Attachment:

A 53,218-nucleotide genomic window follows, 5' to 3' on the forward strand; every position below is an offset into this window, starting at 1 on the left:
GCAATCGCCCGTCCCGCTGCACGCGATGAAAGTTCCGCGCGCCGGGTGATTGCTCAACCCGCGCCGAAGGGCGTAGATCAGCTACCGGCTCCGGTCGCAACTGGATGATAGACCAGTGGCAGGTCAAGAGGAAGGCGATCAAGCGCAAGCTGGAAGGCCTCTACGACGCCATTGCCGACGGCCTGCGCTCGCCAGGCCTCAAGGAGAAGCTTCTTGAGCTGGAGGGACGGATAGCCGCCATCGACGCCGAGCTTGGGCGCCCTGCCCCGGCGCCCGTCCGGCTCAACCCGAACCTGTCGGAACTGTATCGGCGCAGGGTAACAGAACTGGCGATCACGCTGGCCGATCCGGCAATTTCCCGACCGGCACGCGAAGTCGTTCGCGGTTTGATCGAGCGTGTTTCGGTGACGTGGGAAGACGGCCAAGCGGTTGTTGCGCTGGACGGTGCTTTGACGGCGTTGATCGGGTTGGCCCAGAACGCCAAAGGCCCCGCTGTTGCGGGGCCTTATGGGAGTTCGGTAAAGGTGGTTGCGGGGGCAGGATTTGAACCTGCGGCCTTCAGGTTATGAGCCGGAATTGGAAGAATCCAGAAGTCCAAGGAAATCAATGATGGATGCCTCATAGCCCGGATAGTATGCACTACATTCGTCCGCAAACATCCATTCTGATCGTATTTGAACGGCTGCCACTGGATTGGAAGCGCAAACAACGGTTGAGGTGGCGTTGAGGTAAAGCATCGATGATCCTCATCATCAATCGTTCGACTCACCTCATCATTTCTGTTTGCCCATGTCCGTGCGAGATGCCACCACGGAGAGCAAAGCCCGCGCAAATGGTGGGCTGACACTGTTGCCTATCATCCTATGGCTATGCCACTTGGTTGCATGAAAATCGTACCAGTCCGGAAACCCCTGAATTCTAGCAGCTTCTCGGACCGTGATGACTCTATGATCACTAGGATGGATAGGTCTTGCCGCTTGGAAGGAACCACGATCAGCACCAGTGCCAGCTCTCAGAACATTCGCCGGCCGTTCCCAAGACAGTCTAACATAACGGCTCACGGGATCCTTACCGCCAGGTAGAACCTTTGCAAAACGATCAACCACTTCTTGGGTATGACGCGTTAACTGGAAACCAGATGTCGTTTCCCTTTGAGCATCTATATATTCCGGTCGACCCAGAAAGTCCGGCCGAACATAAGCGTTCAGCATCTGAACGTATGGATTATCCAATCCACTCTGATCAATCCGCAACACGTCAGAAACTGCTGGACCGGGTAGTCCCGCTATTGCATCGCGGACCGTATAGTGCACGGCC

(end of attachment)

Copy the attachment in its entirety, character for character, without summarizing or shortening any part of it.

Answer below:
A 53,218-nucleotide genomic window follows, 5' to 3' on the forward strand; every position below is an offset into this window, starting at 1 on the left:
GCAATCGCCCGTCCCGCTGCACGCGATGAAAGTTCCGCGCGCCGGGTGATTGCTCAACCCGCGCCGAAGGGCGTAGATCAGCTACCGGCTCCGGTCGCAACTGGATGATAGACCAGTGGCAGGTCAAGAGGAAGGCGATCAAGCGCAAGCTGGAAGGCCTCTACGACGCCATTGCCGACGGCCTGCGCTCGCCAGGCCTCAAGGAGAAGCTTCTTGAGCTGGAGGGACGGATAGCCGCCATCGACGCCGAGCTTGGGCGCCCTGCCCCGGCGCCCGTCCGGCTCAACCCGAACCTGTCGGAACTGTATCGGCGCAGGGTAACAGAACTGGCGATCACGCTGGCCGATCCGGCAATTTCCCGACCGGCACGCGAAGTCGTTCGCGGTTTGATCGAGCGTGTTTCGGTGACGTGGGAAGACGGCCAAGCGGTTGTTGCGCTGGACGGTGCTTTGACGGCGTTGATCGGGTTGGCCCAGAACGCCAAAGGCCCCGCTGTTGCGGGGCCTTATGGGAGTTCGGTAAAGGTGGTTGCGGGGGCAGGATTTGAACCTGCGGCCTTCAGGTTATGAGCCGGAATTGGAAGAATCCAGAAGTCCAAGGAAATCAATGATGGATGCCTCATAGCCCGGATAGTATGCACTACATTCGTCCGCAAACATCCATTCTGATCGTATTTGAACGGCTGCCACTGGATTGGAAGCGCAAACAACGGTTGAGGTGGCGTTGAGGTAAAGCATCGATGATCCTCATCATCAATCGTTCGACTCACCTCATCATTTCTGTTTGCCCATGTCCGTGCGAGATGCCACCACGGAGAGCAAAGCCCGCGCAAATGGTGGGCTGACACTGTTGCCTATCATCCTATGGCTATGCCACTTGGTTGCATGAAAATCGTACCAGTCCGGAAACCCCTGAATTCTAGCAGCTTCTCGGACCGTGATGACTCTATGATCACTAGGATGGATAGGTCTTGCCGCTTGGAAGGAACCACGATCAGCACCAGTGCCAGCTCTCAGAACATTCGCCGGCCGTTCCCAAGACAGTCTAACATAACGGCTCACGGGATCCTTACCGCCAGGTAGAACCTTTGCAAAACGATCAACCACTTCTTGGGTATGACGCGTTAACTGGAAACCAGATGTCGTTTCCCTTTGAGCATCTATATATTCCGGTCGACCCAGAAAGTCCGGCCGAACATAAGCGTTCAGCATCTGAACGTATGGATTATCCAATCCACTCTGATCAATCCGCAACACGTCAGAAACTGCTGGACCGGGTAGTCCCGCTATTGCATCGCGGACCGTATAGTGCACGGCC